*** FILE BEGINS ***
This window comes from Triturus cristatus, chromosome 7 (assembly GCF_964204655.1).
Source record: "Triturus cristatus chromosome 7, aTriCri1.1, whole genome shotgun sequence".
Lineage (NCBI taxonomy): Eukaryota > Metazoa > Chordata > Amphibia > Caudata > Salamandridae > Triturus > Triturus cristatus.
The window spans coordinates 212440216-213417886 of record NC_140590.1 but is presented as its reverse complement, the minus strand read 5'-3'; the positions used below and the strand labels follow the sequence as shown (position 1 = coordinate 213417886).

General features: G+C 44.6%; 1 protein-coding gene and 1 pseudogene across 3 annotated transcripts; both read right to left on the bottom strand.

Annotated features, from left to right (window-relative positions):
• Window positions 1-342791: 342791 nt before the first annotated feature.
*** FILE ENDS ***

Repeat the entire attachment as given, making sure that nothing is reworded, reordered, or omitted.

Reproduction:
This window comes from Triturus cristatus, chromosome 7 (assembly GCF_964204655.1).
Source record: "Triturus cristatus chromosome 7, aTriCri1.1, whole genome shotgun sequence".
Lineage (NCBI taxonomy): Eukaryota > Metazoa > Chordata > Amphibia > Caudata > Salamandridae > Triturus > Triturus cristatus.
The window spans coordinates 212440216-213417886 of record NC_140590.1 but is presented as its reverse complement, the minus strand read 5'-3'; the positions used below and the strand labels follow the sequence as shown (position 1 = coordinate 213417886).

General features: G+C 44.6%; 1 protein-coding gene and 1 pseudogene across 3 annotated transcripts; both read right to left on the bottom strand.

Annotated features, from left to right (window-relative positions):
• Window positions 1-342791: 342791 nt before the first annotated feature.